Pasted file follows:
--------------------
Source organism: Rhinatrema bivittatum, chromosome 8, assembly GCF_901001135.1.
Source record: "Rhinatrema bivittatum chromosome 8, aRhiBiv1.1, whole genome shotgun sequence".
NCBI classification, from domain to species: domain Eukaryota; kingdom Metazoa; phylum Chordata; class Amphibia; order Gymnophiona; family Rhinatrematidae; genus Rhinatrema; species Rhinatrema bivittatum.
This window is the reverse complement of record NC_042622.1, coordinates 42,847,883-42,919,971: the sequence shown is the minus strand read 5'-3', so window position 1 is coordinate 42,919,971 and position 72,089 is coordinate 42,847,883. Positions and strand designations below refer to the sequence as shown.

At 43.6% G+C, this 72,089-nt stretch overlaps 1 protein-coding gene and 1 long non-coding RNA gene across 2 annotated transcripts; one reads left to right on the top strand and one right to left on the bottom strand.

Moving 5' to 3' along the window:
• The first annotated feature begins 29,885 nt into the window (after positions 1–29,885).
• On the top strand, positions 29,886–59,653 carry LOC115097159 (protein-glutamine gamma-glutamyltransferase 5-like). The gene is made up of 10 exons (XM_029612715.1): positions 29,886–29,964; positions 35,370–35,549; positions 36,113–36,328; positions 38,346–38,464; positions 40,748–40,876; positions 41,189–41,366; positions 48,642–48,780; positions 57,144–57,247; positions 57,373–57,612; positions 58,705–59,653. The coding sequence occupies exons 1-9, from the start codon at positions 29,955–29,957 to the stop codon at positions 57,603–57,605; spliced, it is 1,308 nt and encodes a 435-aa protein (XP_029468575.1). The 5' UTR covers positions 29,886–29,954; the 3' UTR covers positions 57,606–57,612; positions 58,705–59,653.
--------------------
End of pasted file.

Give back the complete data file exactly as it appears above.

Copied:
Source organism: Rhinatrema bivittatum, chromosome 8, assembly GCF_901001135.1.
Source record: "Rhinatrema bivittatum chromosome 8, aRhiBiv1.1, whole genome shotgun sequence".
NCBI classification, from domain to species: domain Eukaryota; kingdom Metazoa; phylum Chordata; class Amphibia; order Gymnophiona; family Rhinatrematidae; genus Rhinatrema; species Rhinatrema bivittatum.
This window is the reverse complement of record NC_042622.1, coordinates 42,847,883-42,919,971: the sequence shown is the minus strand read 5'-3', so window position 1 is coordinate 42,919,971 and position 72,089 is coordinate 42,847,883. Positions and strand designations below refer to the sequence as shown.

At 43.6% G+C, this 72,089-nt stretch overlaps 1 protein-coding gene and 1 long non-coding RNA gene across 2 annotated transcripts; one reads left to right on the top strand and one right to left on the bottom strand.

Moving 5' to 3' along the window:
• The first annotated feature begins 29,885 nt into the window (after positions 1–29,885).
• On the top strand, positions 29,886–59,653 carry LOC115097159 (protein-glutamine gamma-glutamyltransferase 5-like). The gene is made up of 10 exons (XM_029612715.1): positions 29,886–29,964; positions 35,370–35,549; positions 36,113–36,328; positions 38,346–38,464; positions 40,748–40,876; positions 41,189–41,366; positions 48,642–48,780; positions 57,144–57,247; positions 57,373–57,612; positions 58,705–59,653. The coding sequence occupies exons 1-9, from the start codon at positions 29,955–29,957 to the stop codon at positions 57,603–57,605; spliced, it is 1,308 nt and encodes a 435-aa protein (XP_029468575.1). The 5' UTR covers positions 29,886–29,954; the 3' UTR covers positions 57,606–57,612; positions 58,705–59,653.